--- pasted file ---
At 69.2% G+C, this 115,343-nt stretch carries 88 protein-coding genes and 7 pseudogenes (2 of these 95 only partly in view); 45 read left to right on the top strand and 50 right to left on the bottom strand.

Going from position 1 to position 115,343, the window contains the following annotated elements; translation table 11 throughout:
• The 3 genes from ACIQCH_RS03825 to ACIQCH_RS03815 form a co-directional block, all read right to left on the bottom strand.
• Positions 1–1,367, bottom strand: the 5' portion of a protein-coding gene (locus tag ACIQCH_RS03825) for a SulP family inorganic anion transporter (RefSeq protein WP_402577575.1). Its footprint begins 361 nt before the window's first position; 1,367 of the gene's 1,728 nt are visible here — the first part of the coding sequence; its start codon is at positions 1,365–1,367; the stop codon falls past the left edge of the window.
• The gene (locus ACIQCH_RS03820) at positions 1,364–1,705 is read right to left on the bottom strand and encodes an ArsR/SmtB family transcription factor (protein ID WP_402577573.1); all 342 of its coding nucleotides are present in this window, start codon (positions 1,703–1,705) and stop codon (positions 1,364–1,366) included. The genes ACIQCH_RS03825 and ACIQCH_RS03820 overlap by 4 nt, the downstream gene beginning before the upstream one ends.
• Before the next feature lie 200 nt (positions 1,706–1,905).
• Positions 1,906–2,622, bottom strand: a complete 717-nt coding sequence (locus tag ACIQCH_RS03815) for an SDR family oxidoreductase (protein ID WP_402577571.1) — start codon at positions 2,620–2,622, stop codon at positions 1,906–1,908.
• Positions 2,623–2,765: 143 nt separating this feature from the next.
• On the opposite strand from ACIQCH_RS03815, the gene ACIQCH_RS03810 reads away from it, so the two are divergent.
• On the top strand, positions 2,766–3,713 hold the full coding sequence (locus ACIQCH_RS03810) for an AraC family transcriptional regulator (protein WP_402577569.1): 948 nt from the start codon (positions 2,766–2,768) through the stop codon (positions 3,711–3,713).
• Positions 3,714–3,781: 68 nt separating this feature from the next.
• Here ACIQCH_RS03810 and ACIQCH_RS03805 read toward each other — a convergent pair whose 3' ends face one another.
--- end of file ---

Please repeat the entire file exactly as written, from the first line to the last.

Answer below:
At 69.2% G+C, this 115,343-nt stretch carries 88 protein-coding genes and 7 pseudogenes (2 of these 95 only partly in view); 45 read left to right on the top strand and 50 right to left on the bottom strand.

Going from position 1 to position 115,343, the window contains the following annotated elements; translation table 11 throughout:
• The 3 genes from ACIQCH_RS03825 to ACIQCH_RS03815 form a co-directional block, all read right to left on the bottom strand.
• Positions 1–1,367, bottom strand: the 5' portion of a protein-coding gene (locus tag ACIQCH_RS03825) for a SulP family inorganic anion transporter (RefSeq protein WP_402577575.1). Its footprint begins 361 nt before the window's first position; 1,367 of the gene's 1,728 nt are visible here — the first part of the coding sequence; its start codon is at positions 1,365–1,367; the stop codon falls past the left edge of the window.
• The gene (locus ACIQCH_RS03820) at positions 1,364–1,705 is read right to left on the bottom strand and encodes an ArsR/SmtB family transcription factor (protein ID WP_402577573.1); all 342 of its coding nucleotides are present in this window, start codon (positions 1,703–1,705) and stop codon (positions 1,364–1,366) included. The genes ACIQCH_RS03825 and ACIQCH_RS03820 overlap by 4 nt, the downstream gene beginning before the upstream one ends.
• Before the next feature lie 200 nt (positions 1,706–1,905).
• Positions 1,906–2,622, bottom strand: a complete 717-nt coding sequence (locus tag ACIQCH_RS03815) for an SDR family oxidoreductase (protein ID WP_402577571.1) — start codon at positions 2,620–2,622, stop codon at positions 1,906–1,908.
• Positions 2,623–2,765: 143 nt separating this feature from the next.
• On the opposite strand from ACIQCH_RS03815, the gene ACIQCH_RS03810 reads away from it, so the two are divergent.
• On the top strand, positions 2,766–3,713 hold the full coding sequence (locus ACIQCH_RS03810) for an AraC family transcriptional regulator (protein WP_402577569.1): 948 nt from the start codon (positions 2,766–2,768) through the stop codon (positions 3,711–3,713).
• Positions 3,714–3,781: 68 nt separating this feature from the next.
• Here ACIQCH_RS03810 and ACIQCH_RS03805 read toward each other — a convergent pair whose 3' ends face one another.